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Reputation at Risk

Updated: Oct 24, 2018

Can this little-known metric predict at brand disaster?

Almost every company takes customer issues and negative feedback very seriously, and many go to great lengths to address those issues and make things right for their customers.

However, there’s one type of feedback that companies rarely hear about, and it could be the most damaging of all. It’s called ‘reputation at risk,’ and left undetected and unchecked it can have an iceberg-sized impact on your brand.

To better understand reputation at risk, it’s helpful to step back and look at how most companies identify and handle customer issues.


By far the most common approach involves addressing the ‘loudest’ and most frequent customer complaints. Much of this feedback comes through inbound channels (sales teams, call centers, social media). Many companies collect and consolidate this feedback, then take steps to address the most commonly captured customer issues.

There are two problems with this approach. First, inbound feedback can identify a wide range of issues, and they can change frequently. That can lead to a ‘whack-a-mole’ approach to problem-solving — one that’s expensive and not particularly effective.

More important, our WisePlum research shows that problem frequency is not an accurate indicator of a negative impact on customer spend. Just because customers report a problem a lot doesn’t mean it will keep those customers from buying your products and services. As a result, companies may be using resources to fix customer issues that aren’t really hurting them financially.

The Calculated Approach

Some companies are taking a more analytical approach to determine precisely which customer issues are negatively impacting sales and their bottom lines.

To do that, they’re supplementing inbound feedback with proactive customer engagement — through email surveys, post-sales callbacks, and detailed customer interviews.

The resulting feedback, often more candid and complete, helps companies calculate the financial impact of specific issues that are driving customers away or suppressing sales. Armed with this information, these businesses can focus their resources on fixing only those customer issues that are actually hurting their bottom line.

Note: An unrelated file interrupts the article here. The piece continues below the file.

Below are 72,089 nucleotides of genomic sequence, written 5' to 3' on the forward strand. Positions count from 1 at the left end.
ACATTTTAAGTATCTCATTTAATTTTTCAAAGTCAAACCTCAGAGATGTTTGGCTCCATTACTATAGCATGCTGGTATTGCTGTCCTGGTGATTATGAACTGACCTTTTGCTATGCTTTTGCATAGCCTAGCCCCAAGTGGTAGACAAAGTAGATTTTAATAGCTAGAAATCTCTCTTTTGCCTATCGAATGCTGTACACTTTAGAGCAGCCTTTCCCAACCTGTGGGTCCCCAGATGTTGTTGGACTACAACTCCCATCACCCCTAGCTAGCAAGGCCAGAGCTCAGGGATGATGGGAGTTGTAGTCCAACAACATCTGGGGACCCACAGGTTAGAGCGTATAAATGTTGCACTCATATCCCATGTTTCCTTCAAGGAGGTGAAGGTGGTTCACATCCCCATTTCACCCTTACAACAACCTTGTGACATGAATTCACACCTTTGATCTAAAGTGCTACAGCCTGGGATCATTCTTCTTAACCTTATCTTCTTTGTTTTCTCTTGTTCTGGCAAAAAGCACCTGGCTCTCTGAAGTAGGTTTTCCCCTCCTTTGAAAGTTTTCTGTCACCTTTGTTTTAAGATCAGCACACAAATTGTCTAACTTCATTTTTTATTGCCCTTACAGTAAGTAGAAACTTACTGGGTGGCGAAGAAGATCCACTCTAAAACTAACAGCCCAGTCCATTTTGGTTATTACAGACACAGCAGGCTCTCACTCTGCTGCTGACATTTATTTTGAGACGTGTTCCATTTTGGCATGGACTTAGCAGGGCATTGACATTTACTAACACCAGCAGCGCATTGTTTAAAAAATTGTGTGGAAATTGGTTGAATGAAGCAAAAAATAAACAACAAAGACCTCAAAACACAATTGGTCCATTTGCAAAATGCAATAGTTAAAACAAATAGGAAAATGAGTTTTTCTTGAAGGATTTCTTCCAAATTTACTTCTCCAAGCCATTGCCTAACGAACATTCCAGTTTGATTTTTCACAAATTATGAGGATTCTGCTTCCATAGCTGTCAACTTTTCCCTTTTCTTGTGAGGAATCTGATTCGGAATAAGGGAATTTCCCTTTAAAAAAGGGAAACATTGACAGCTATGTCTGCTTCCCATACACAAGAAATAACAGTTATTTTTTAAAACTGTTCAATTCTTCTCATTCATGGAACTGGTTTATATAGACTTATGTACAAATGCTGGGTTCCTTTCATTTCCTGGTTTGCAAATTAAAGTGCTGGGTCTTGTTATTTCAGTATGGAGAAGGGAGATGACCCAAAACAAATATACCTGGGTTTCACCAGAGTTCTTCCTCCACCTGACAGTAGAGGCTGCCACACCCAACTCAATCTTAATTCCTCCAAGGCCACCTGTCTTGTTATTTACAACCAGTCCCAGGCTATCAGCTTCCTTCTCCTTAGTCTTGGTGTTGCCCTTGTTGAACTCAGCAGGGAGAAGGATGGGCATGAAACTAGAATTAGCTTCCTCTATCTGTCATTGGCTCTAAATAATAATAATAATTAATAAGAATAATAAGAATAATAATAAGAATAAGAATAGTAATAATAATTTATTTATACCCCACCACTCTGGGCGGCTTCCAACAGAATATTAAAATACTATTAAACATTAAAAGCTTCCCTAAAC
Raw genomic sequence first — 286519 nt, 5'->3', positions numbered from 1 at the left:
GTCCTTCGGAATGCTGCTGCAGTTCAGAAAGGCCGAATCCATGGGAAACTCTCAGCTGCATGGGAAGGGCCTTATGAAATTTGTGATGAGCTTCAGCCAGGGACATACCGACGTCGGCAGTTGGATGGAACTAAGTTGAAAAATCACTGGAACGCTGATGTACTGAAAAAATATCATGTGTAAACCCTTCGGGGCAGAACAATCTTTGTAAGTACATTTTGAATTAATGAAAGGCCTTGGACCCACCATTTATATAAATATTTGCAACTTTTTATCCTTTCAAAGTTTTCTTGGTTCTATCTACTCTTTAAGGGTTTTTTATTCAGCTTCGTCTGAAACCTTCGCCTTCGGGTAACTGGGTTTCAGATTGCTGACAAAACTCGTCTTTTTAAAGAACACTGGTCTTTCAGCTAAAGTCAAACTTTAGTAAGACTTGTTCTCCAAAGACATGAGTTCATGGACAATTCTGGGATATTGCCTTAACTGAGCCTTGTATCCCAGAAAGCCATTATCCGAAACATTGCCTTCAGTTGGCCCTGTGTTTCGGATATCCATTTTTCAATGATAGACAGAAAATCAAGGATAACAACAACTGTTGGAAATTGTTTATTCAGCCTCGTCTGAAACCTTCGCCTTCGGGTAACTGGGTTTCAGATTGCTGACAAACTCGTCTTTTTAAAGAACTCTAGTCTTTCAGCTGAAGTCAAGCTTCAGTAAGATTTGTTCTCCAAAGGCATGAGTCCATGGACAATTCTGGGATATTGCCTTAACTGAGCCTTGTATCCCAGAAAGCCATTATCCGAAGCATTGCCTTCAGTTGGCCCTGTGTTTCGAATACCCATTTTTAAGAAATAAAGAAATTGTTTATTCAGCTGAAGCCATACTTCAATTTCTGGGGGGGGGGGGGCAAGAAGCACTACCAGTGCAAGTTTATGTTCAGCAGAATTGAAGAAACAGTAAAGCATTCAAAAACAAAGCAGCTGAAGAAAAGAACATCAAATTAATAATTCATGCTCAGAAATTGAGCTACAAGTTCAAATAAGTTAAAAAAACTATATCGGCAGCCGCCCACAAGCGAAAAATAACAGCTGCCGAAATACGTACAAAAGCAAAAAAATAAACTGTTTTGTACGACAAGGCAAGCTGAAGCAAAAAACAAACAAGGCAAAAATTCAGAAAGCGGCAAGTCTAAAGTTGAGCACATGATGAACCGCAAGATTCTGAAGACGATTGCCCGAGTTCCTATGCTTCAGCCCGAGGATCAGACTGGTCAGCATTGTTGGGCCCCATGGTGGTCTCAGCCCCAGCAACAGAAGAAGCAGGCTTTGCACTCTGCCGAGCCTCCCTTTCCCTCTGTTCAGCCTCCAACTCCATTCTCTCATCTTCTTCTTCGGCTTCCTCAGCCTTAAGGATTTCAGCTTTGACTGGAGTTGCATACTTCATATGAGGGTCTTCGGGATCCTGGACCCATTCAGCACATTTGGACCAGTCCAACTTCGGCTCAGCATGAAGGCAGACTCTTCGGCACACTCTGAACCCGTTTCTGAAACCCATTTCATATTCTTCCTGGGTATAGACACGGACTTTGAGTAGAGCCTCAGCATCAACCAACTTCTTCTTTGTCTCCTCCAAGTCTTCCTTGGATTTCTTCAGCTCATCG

Reputation At Risk — A Slow Moving Train That Could Derail

Reputation at risk represents a third view of customer issues that companies intent on protecting their brand need to cultivate. It measures how many people (outside of your company) with which your customers will share their negative experiences.

Our research shows that problems that generate this ‘negative word of mouth’ are different from those that suppress customer spend and share. To put it bluntly, these customers may still be buying from you, but could be badmouthing you all over town.

These negative word of mouth issues can be insidious — operating quietly beneath the surface, and nearly undetectable as they slowly erode your brand. And in today’s business environment, many companies are more serious about their brand than ever, even if preserving and enhancing that brand costs them money.

Take Starbucks, for example, who says, “every day, we go to work hoping to do two things: share great coffee with our friends and help make the world a little better.” Imagine, then, if customers weren’t happy with the cleanliness of their stores, or the quality of their coffee — and shared those stories with each other. That doesn’t happen, of course. Starbucks is very sensitive and responsive to any feedback that could impact their brand, as their recent announcement to eliminate plastic straws from their locations demonstrates.

Or take Apple, with their well-known commitment to innovative products. In an interview earlier this year, CEO Tim Cook appears to put the brand at least on par with financial results: “Stock price is a result, not an achievement by itself. For me, it’s about products and people. Did we make the best product, and did we enrich people’s lives? If you’re doing both of those things–and obviously those things are incredibly connected because one leads to the other—then you have a good year.”

What if the word among Apple customers was that a new Apple product was behind the curve of its Android counterpart? What actions would Apple be prepared to take?

Measuring Negative Word of Mouth

More often than not, of course, customers don’t physically talk to each other. Instead, they exchange their views on social media and electronic forums. That gives companies the opportunity to tap into those virtual conversations to better understand those negative customer views.

When working to measure negative word of mouth, companies can’t lose sight of the bottom line. They’ll also need to keep identifying and fixing those issues that are impacting revenue in the short term. Ultimately, though, they’ll need to go further and dig deeper to address the negative word of mouth challenge — isolating and addressing those customer issues that may quietly be doing irreparable damage to their brand.

Kate McLauchlin is a WisePlum contributor.



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